TV Show Explores Teaching at an Urban Public School

05 September 2023

An American TV show called Abbott Elementary is a comedy about teachers in a Philadelphia elementary school.

The show has been praised for being funny, smart and heartwarming and for dealing with important education issues. Over two seasons of 35 episodes, the show has explored education issues like school budgets, charter schools and teacher mental health.

The show is on ABC, one of the biggest American television networks. The show is being aired at a time of teacher shortages and debates about how race issues and history should be taught.

Quinta Brunson plays second-grade teacher Janine on ABC's Abbott Elementary (ABC/Gilles Mingasson)
Quinta Brunson plays second-grade teacher Janine on ABC's Abbott Elementary (ABC/Gilles Mingasson)

The creator and star of the show is Quinta Brunson. Brunson's mother was a public school teacher in Philadelphia. Brunson plays a young, second-grade teacher named Janine at Abbott Elementary. The show follows several other teachers at Abbott, which is a badly supervised and majority-Black school that does not have enough money. Although the teachers often run into trouble with students and the administration, they care about their jobs and try to help their students.

Brunson said in an interview with Education Week that two writers on the show are former teachers. She said she wanted all the writers to have "a healthy relationship to education."

She added that since the COVID-19 pandemic, education has been a subject on the minds of everyone.

"Three years ago, no one was talking about teachers as much as they are now," Brunson said. "And now, everywhere we look, we're talking about education...I hope that it leads us into a better place in this country with our treatment of education, specifically public education."

Sara Jones is a professor of elementary education at Illinois State University. Next spring, she will be teaching a class on Abbott Elementary. At each class, students will watch an episode of the show then discuss an issue related to urban education that appeared in that episode. The class will also read related research papers from education experts.

Jones is a former elementary school teacher and has researched urban education. She said the show covers many issues that come up in her research like teacher shortages, teacher training and unfair use of public money.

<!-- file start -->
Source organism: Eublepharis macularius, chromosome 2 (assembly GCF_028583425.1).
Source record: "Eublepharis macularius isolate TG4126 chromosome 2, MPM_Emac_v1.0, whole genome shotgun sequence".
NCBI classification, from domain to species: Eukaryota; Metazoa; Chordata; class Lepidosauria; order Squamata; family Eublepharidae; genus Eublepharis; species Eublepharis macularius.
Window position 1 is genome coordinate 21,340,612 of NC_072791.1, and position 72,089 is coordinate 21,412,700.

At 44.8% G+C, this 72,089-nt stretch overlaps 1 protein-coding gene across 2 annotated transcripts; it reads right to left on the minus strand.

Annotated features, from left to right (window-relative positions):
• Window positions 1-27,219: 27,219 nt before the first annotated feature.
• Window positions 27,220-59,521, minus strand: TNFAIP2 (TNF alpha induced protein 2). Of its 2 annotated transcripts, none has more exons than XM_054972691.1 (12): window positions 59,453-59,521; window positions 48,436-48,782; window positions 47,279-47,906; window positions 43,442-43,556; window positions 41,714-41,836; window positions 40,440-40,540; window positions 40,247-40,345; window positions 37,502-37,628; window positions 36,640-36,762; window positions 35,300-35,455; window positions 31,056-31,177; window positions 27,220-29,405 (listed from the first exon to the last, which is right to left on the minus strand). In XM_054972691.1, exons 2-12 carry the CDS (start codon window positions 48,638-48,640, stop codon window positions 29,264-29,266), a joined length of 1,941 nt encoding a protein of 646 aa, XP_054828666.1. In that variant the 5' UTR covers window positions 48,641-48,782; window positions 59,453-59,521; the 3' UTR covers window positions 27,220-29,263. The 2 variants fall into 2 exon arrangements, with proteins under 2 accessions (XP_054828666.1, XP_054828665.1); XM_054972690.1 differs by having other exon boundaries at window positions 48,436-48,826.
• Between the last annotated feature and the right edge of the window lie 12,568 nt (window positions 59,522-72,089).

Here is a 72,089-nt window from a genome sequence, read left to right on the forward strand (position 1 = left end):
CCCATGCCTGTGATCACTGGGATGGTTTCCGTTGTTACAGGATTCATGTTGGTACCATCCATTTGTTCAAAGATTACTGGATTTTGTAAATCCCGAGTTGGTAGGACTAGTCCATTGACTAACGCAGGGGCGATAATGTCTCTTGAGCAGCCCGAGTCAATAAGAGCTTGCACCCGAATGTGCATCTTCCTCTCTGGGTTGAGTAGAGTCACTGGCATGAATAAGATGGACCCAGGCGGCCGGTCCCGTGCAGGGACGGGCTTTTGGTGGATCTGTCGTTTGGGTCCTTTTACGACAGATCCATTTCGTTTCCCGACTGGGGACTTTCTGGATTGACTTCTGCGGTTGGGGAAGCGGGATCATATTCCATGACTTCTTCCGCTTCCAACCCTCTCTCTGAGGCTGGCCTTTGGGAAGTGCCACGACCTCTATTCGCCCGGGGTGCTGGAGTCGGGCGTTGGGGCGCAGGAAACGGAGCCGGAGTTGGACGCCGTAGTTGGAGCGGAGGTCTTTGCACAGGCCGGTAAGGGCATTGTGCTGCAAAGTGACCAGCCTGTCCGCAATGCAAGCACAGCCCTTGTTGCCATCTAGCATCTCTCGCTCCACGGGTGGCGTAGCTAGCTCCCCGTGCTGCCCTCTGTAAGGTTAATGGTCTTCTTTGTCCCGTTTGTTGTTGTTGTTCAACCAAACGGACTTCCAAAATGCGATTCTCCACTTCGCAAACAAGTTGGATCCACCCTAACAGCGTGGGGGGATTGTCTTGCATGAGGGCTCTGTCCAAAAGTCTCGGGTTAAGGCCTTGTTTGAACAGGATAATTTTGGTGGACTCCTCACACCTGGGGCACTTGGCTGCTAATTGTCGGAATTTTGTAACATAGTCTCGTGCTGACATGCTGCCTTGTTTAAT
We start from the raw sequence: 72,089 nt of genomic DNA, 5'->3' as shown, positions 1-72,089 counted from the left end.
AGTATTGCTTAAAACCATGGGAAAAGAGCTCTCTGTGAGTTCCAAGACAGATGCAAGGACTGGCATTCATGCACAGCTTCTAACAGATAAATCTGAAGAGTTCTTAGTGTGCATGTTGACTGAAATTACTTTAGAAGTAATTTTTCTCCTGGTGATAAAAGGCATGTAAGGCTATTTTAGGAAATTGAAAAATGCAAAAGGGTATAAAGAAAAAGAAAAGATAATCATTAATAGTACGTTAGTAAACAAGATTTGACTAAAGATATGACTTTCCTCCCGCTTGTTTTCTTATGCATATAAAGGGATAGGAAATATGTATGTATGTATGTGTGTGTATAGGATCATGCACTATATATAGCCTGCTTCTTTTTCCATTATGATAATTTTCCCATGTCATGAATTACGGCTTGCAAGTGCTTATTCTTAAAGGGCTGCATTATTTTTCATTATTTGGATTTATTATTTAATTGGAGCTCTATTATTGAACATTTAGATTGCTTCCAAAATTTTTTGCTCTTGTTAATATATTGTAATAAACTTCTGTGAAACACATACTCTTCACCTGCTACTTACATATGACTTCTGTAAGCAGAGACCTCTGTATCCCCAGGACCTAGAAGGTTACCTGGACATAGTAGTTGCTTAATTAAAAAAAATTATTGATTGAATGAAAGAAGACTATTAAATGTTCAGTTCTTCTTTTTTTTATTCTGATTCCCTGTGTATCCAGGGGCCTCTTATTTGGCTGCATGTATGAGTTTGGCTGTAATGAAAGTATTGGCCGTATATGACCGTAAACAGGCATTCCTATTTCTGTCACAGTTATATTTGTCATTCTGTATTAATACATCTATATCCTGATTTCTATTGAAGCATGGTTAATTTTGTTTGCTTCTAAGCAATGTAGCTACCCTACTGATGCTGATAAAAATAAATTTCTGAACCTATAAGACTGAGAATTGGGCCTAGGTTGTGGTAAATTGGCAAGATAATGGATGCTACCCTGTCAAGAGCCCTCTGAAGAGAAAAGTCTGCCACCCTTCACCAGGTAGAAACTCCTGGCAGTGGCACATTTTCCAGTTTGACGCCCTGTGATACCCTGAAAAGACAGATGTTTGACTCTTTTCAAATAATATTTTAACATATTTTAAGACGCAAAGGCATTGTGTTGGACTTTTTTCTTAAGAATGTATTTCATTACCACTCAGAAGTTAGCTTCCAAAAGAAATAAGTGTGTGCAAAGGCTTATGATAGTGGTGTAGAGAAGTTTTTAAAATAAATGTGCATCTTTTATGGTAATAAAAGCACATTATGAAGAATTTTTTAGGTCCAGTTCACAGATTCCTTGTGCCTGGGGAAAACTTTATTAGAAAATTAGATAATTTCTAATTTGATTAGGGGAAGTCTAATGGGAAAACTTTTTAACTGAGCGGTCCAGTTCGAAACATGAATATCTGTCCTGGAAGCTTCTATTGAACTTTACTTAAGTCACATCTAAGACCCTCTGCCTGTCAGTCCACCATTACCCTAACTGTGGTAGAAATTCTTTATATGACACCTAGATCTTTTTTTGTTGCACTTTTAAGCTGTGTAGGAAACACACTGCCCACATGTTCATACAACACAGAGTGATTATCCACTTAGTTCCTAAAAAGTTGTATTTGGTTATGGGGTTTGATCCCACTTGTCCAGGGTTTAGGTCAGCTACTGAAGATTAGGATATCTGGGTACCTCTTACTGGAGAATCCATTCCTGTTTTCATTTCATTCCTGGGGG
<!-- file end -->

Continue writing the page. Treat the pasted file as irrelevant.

"I immediately fell in love with the characters and the storytelling and that connection to my own teaching experience," Jones told VOA.

The class is part of the university's honors program instead of the education school, so it will have students from different areas of study. Jones added that the show is funny and interesting but deals with issues in a simple way that people who are not involved in education can understand.

A repeated issue in the show's second season is the charter school movement. Charter schools receive public money but operate outside the public school system. Charter schools also receive private money. Businessmen like Facebook co-founder Mark Zuckerberg and former Microsoft chief Bill Gates have invested money in some charter schools. In Abbott, a group called Legendary Charter schools threatens to turn every public school in Philadelphia into a charter school.

Charter schools do not have the same operating requirements as local government-operated public schools. Critics argue that charter schools receive local tax money that could go to traditional public schools.

In one episode, the teachers discuss the threat of Legendary charter schools. One of the older teachers, Barbara, says, charters "take our funding. Not to mention the private money from wealthy donors with ulterior motives."

But the principal, Ava, who is often portrayed as foolish says, "Weird cash swirling around? Don't threaten me with a good time."

Jones said the story explores urban school issues better than most shows on television, including the news media.

"I hope students will get from (this class) a deeper understanding of those issues and perhaps a shift in perspective about particularly urban schools."

Brunson said she hopes people who watch the show will be more likely to support schools and teachers.

"It's a public service," Brunson said of teaching. "Who are we without teachers? Who are we without the people who teach us how to read?"

I'm Dan Novak.

Dan Novak wrote this story for VOA Learning English.


Words in This Story

comedy — n. a kind of performance meant to make people laugh

smart –adj. showing a sharp mind or clever way of looking at things

episode –n. one in a series of television or radio shows

charter school –n. a school established under a charter (legal agreement) that is not part of the local government, but receives some public tax money as called for by local law

character –n. a person in a television show, play or other performance

ulterior motive –n. an addition reason that something is done that is usually hidden

weird — adj. unusual or strange

perspective — n. a way of looking at an issue as it relates to other things